YEKATERINBURG, Russia (Reuters) - Mohamed Salah drew a roar every time his image was flashed on the big screen during Egypt’s 1-0 late World Cup loss to Uruguay but the talismanic striker stayed on the bench on Friday because his coach did not want to risk him.
Despite Hector Cuper declaring beforehand Salah would “100 percent” play a part in the Group A match at the Ekaterinburg Arena, the African Footballer of the Year was an unused substitute on his birthday.
Salah, who turned 26 on Friday, had been racing against time to recover from the ligament injury suffered in the Champions League final last month, when he went off early after falling on his shoulder as Liverpool lost to Real Madrid.
Cuper said doubt after Salah’s first game back crept in after Thursday’s training session at the match venue on the eve of Egypt’s first game at the finals since 1990.
“Yesterday we were certain he was alright. At the end of the training session we examined him and there was some doubt if he fell or was hit by another player, he might get hurt again and we wanted to avoid a risk today,” the coach explained.
Asked whether Salah might play in Egypt’s next game against hosts Russia in St Petersburg on Tuesday, Cuper added: “Let’s first try to talk about the Uruguay match. Tomorrow we can start thinking about Russia. If we look at their opening match, they scored some important goals. As for Salah, it is probable that he will play. He didn’t play because we wanted to avoid risks. He will be fine for the next match.”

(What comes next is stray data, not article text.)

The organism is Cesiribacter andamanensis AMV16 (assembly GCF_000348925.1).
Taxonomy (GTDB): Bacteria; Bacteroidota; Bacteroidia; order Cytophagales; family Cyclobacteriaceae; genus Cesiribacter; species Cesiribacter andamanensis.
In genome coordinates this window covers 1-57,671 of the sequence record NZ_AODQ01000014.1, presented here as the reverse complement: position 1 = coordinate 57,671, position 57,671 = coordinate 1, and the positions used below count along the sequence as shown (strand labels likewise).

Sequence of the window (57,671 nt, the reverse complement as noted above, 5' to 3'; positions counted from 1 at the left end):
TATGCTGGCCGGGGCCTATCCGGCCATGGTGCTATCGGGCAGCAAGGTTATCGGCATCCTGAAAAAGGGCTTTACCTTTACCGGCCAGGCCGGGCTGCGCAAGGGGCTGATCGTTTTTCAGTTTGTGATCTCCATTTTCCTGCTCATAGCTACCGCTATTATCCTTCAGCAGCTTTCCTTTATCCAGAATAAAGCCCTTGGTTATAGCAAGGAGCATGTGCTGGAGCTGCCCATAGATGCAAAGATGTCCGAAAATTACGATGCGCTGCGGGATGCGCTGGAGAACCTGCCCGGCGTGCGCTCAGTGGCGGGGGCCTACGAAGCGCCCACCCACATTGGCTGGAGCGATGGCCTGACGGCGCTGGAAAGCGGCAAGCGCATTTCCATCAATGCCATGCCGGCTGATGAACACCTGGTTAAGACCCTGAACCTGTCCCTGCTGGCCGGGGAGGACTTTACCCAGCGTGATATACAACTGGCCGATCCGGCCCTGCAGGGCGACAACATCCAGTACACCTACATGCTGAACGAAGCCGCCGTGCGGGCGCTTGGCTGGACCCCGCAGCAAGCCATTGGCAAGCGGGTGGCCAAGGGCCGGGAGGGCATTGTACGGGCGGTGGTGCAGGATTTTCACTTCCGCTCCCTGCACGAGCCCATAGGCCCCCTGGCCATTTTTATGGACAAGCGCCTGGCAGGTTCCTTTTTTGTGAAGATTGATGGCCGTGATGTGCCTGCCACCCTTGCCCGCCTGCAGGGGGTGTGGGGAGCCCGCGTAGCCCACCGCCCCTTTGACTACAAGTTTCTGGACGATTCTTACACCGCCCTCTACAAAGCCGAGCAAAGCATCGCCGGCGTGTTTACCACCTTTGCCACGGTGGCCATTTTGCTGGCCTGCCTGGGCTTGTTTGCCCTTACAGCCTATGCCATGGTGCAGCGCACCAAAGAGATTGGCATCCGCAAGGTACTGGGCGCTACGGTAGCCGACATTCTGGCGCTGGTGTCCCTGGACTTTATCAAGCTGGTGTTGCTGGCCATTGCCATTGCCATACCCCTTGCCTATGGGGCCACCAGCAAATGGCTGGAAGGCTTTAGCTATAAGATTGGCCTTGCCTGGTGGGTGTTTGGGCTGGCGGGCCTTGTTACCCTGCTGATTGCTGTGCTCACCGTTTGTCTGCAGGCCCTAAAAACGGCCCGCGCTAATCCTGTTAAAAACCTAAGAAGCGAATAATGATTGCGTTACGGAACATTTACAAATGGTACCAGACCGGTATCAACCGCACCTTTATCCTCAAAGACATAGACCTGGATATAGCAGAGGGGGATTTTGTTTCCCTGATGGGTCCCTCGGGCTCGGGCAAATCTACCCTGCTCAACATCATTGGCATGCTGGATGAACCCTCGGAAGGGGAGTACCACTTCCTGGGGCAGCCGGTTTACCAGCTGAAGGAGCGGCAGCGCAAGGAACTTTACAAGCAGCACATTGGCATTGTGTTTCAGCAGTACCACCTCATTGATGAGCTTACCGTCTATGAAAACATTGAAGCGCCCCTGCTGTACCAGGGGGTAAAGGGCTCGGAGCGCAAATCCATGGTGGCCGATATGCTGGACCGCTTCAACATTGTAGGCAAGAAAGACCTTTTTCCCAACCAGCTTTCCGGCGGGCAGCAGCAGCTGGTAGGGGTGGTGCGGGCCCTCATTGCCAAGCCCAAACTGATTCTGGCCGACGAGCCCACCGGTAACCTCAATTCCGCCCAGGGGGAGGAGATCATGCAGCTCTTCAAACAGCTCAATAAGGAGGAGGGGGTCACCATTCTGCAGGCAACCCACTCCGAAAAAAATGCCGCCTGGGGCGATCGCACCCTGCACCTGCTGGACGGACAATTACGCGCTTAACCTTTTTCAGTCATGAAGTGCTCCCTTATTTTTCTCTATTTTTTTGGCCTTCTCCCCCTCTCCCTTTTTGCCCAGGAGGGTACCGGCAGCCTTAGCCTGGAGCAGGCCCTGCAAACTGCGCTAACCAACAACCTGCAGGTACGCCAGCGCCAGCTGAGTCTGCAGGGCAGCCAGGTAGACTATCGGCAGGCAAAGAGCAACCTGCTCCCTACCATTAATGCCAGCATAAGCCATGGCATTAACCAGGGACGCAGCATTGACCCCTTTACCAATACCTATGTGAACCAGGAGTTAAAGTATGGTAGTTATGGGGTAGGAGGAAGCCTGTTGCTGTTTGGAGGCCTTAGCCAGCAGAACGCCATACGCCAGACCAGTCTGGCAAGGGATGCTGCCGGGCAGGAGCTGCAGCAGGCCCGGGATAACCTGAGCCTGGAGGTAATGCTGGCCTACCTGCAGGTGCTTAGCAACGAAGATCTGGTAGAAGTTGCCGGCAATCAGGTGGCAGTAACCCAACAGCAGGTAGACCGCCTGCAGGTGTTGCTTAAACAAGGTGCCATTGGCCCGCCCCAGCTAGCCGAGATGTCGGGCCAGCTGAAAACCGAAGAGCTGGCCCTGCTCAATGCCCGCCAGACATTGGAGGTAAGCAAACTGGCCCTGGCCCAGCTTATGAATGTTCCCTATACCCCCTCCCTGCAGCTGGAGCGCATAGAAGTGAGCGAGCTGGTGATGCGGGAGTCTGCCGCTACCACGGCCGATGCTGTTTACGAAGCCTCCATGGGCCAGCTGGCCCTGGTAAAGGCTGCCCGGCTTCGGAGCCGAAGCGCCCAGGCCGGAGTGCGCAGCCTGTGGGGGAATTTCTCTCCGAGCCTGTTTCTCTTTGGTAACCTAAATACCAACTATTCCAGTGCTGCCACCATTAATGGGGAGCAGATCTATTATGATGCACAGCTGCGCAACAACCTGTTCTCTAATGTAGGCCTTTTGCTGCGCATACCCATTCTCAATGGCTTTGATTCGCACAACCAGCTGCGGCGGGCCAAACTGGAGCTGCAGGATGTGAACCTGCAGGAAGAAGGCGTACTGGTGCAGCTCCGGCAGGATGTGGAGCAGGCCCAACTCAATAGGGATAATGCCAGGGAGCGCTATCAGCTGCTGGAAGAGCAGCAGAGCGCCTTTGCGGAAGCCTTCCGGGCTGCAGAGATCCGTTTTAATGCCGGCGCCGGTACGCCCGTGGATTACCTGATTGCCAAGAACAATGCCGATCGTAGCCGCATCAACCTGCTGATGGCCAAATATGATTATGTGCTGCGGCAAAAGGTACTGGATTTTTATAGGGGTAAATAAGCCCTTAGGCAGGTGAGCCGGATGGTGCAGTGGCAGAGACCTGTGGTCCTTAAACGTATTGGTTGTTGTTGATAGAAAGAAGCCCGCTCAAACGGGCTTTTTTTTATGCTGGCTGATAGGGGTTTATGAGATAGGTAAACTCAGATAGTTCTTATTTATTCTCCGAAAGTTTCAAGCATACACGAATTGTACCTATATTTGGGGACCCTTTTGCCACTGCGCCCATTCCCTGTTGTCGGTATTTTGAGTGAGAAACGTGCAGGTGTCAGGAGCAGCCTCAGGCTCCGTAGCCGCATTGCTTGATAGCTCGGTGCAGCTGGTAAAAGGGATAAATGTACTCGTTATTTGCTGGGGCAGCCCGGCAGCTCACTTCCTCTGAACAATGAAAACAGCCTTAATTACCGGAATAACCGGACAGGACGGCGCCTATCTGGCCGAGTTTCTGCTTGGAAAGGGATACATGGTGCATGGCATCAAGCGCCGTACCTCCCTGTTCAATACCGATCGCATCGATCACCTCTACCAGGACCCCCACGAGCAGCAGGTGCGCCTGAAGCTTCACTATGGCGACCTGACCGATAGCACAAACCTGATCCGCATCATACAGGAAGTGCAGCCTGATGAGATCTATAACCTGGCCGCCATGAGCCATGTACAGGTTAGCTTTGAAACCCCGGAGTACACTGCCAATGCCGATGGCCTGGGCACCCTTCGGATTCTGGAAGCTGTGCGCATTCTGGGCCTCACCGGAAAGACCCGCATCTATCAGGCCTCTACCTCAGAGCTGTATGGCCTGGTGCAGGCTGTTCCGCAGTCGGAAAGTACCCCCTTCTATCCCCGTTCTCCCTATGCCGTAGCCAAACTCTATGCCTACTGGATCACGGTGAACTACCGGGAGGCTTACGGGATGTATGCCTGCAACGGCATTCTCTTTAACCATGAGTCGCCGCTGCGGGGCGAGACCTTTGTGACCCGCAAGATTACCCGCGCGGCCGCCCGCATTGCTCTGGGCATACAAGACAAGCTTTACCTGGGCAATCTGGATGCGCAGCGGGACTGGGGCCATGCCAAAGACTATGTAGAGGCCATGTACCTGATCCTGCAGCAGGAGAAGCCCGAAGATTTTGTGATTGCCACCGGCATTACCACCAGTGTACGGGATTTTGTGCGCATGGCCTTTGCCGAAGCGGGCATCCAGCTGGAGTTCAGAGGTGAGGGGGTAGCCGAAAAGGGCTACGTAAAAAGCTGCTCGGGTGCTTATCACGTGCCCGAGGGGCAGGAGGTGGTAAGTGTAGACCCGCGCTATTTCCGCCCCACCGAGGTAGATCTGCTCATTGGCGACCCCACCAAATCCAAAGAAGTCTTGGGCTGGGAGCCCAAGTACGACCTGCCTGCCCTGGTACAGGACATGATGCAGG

Without the pace of the best player in the Premier League this season, Egypt offered little on the attack and eventually gave up a late goal to continue their winless World Cup finals record.
“Salah is an important player but we need to have a good team. If he had been on the pitch the result might have been different,” Cuper said.
“I think we had what we had and tried to do our best,” he added of a Salah-less attack.
“We do have good forwards to do a good job. We didn’t finish well but did go on the offensive today. I’m happy with the team’s efforts. I might have got the strategy wrong. It is a shame we lost after a set piece. The players have given their best and I have no complaints.”
Writing by Mark Gleeson in Nizhny Novgorod; Editing by Julien Pretot